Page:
#2 An Interventionist Pairing

Use of Weapons, by Iain M Banks

The Devil's Chessboard: Allen Dulles, the CIA, and the Rise of America's Secret Government, by David Talbot

Use of Weapons The Devil's Chessboard

Our next pairing features a work of fiction and a biography.

Use of Weapons is set in Banks' Culture universe and features a protagonist hired by The Culture to do things their advanced civilization needs doing, but is either too skittish or unknowledgable to do themselves. The Culture is a post-scarcity civilization of space faring transhumanists and other races where the citizenry is libertine, classless and thinks everyone should behave like The Culture. Banks gives us in The Culture a reflection of ourselves without material or puritanical restraint. A Fully Automated Luxury Gay Space Communism of the future where everyone can devote their lives to whatever they find fulfilling. Of course, some members of The Culture fulfill themselves by uplifting other civilizations around the galaxy and for that they often require unrefined beings not of The Culture. This is our protagonist, a maker of war and a user of weapons.

The minds of the culture, both machine and flesh, cast about looking for those civilizations not on the trajectory of peace, propsperity, advanced technology and limitless energy. A special group with The Culture called Special Circumstances then calculates what these civilizations need to prevent falling into cataclysmic dystopia. Sometimes it's a great new leader, sometimes it's a war, sometimes it's a new religion, etc. They then deploy their limitless resources and their man, our protagonist, to use weapons to bring about peace and prosperity. Sometimes playing our protagonist for a pawn and counting on his failure, other times giving him everything he needs to succeed, but usually calculating correctly and bringing about the change they've envisioned. The members of Special Circumstances tasked with carrying out the calculated atrocities of The Culture are not members of The Culture themselves. Instead they're typically groomed and pulled from more 'barbaric' societies and worlds where the beings are more capable of violence and more comfortable with it. The Culture are humanitarians with atomic weaponry and faster-than-light travel. Capable of anything, but uncomfortable doing it themselves because they might experience a terrifying thought or miss one of their orgies.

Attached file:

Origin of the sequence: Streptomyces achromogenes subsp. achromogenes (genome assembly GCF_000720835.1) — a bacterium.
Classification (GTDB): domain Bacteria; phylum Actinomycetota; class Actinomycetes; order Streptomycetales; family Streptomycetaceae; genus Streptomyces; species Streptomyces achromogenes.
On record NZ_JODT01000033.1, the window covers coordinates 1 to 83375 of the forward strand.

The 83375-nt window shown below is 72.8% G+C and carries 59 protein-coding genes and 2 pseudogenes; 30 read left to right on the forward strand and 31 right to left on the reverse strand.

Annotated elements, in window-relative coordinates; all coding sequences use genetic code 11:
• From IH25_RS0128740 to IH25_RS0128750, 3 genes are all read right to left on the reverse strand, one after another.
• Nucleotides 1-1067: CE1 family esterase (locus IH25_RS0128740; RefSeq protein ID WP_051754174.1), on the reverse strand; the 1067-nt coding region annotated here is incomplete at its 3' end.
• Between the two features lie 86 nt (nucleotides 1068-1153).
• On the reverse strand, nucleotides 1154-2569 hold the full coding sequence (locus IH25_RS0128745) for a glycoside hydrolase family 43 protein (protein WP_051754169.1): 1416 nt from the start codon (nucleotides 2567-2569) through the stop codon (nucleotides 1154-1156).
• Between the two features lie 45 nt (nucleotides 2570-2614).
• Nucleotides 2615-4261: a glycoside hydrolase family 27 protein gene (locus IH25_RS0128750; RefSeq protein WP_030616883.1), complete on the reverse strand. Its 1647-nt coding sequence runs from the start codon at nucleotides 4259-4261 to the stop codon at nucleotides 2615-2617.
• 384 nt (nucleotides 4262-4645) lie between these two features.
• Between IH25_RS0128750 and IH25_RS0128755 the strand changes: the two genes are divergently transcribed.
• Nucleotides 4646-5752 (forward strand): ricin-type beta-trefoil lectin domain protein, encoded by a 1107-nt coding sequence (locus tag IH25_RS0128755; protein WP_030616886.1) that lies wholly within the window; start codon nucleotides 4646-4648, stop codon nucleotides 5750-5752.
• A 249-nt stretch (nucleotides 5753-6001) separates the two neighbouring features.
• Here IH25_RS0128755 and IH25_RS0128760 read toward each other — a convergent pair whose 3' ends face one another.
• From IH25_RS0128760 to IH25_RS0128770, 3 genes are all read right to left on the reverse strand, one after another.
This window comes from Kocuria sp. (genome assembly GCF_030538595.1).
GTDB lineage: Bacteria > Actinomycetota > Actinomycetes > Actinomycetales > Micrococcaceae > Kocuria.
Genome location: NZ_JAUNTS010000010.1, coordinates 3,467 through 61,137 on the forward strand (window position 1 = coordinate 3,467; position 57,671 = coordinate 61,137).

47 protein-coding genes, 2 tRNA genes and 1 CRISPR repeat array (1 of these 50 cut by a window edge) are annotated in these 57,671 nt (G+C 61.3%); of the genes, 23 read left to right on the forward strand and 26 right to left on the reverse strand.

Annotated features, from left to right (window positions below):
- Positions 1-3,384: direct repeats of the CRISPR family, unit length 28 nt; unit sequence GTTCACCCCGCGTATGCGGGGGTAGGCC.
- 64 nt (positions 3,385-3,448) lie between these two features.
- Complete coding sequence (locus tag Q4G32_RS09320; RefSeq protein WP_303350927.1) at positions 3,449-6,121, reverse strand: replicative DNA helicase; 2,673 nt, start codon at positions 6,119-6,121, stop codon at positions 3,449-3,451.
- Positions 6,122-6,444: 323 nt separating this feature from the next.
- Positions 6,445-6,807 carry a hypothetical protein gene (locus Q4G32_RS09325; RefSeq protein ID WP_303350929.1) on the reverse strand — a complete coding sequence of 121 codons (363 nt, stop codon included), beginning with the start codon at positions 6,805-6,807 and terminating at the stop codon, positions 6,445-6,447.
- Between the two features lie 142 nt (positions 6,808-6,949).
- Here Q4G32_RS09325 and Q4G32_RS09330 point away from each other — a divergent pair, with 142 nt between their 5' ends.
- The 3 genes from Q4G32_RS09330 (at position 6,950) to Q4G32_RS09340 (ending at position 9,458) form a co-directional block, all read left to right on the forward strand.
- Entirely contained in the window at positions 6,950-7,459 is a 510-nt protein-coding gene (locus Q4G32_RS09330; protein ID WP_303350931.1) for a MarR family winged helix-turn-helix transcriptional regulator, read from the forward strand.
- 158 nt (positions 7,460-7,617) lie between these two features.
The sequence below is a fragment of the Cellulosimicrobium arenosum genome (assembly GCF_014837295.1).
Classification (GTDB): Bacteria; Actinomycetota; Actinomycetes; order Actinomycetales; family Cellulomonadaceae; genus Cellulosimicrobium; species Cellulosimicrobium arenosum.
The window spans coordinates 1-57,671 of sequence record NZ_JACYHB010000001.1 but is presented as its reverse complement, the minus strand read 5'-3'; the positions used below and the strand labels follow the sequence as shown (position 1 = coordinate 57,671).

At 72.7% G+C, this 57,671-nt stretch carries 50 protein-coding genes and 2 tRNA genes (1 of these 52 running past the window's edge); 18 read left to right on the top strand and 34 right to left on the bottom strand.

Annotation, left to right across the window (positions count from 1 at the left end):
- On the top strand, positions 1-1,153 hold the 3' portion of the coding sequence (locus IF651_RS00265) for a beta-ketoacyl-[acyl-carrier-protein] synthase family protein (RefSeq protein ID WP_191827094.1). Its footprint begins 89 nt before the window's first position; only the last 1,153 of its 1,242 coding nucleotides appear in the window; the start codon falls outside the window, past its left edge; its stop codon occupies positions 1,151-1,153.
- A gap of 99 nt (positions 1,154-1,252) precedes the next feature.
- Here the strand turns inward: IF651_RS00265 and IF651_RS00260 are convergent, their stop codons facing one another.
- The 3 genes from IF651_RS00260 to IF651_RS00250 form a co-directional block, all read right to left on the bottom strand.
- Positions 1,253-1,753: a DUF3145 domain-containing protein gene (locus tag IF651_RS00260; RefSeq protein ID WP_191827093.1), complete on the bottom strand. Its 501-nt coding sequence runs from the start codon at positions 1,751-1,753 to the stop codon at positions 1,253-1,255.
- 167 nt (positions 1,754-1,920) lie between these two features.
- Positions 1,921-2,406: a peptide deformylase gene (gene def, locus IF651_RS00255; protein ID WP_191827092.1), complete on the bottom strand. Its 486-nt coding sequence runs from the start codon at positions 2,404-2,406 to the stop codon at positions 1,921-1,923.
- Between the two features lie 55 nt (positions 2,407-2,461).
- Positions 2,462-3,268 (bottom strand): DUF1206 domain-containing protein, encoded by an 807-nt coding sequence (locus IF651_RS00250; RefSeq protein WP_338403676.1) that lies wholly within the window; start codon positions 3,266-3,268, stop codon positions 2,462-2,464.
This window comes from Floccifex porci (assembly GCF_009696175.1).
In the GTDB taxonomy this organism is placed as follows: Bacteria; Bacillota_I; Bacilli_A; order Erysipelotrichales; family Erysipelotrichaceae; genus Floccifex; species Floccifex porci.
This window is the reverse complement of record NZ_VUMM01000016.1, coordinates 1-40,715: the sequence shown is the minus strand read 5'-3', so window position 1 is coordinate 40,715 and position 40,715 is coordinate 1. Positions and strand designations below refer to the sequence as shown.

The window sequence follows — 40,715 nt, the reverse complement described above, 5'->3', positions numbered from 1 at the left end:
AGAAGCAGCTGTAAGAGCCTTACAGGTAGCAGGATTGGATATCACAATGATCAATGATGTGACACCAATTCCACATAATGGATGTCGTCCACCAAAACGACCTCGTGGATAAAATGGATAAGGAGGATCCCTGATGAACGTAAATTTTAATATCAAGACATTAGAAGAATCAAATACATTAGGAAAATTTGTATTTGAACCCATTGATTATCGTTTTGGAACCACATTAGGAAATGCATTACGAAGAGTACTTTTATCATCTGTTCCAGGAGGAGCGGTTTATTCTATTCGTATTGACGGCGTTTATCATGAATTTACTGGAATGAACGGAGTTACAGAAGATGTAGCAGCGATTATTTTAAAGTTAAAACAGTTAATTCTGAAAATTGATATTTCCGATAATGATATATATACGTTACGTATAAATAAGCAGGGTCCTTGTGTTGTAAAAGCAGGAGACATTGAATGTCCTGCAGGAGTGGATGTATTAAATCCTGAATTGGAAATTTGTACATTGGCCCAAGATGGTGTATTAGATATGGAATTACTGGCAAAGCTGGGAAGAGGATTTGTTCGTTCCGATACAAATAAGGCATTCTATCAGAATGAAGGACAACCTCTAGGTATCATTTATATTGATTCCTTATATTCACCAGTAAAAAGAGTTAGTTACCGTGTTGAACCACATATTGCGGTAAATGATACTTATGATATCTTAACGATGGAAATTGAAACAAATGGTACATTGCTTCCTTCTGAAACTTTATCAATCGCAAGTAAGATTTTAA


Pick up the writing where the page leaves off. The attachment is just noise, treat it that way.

These deployments take their toll on our protagonist who never feels quite at home in The Culture, but loves the immortality it brings him and the bargains he can make with The Culture to settle old scores.

Use of Weapons is about interventionism on a galactic scale. Banks gives us the perfect society in The Culture, but even they can't stop messing with a good thing in the name of perfection. They must spread their model of morality to the galaxy and prevent the people of lesser civilizations from harming themselves or others. Their technology and their creepily accurate predictions of how these lesser civilizations will develop through their interventions are like their garden, which they tend with precisely calculated violence. They're not Gods, but they're damn close to Gods.

I've paired this work of science fiction with a biography of one of the 20th century's most deceptive human beings, Allen Dulles. Dulles was the head of the Office of Strategic Services in Europe during World War II and the first director of the Central Intelligence Agency.

The Devil's Chessboard: Allen Dulles, the CIA, and the Rise of America's Secret Government starts off in Bern Switzerland in 1940 where Dulles has sequestered himself to at once be close to the action unfolding in Europe, while also remaining quite distant from anyone in the Roosevelt administration. It then follows Dulles and a nascent CIA through its early years of coup hatching, disinformation, and assassination for before ending with Dulles' death in 1969. The book is well sourced and Talbot has done a good job of dealing with the archival material. I did feel his personal opinion sometimes seeped through somewhat uncomfortably. For example, it's clear Talbot believes Dulles was behind JFK's assassination and he presents evidence to this affect. He doesn't come out and say this, but the reader can tell it's what he believes. Maybe Dulles was behind JFK's assassination, but the evidence presented in the book is certainly not conclusive enough for such a definitive opinion.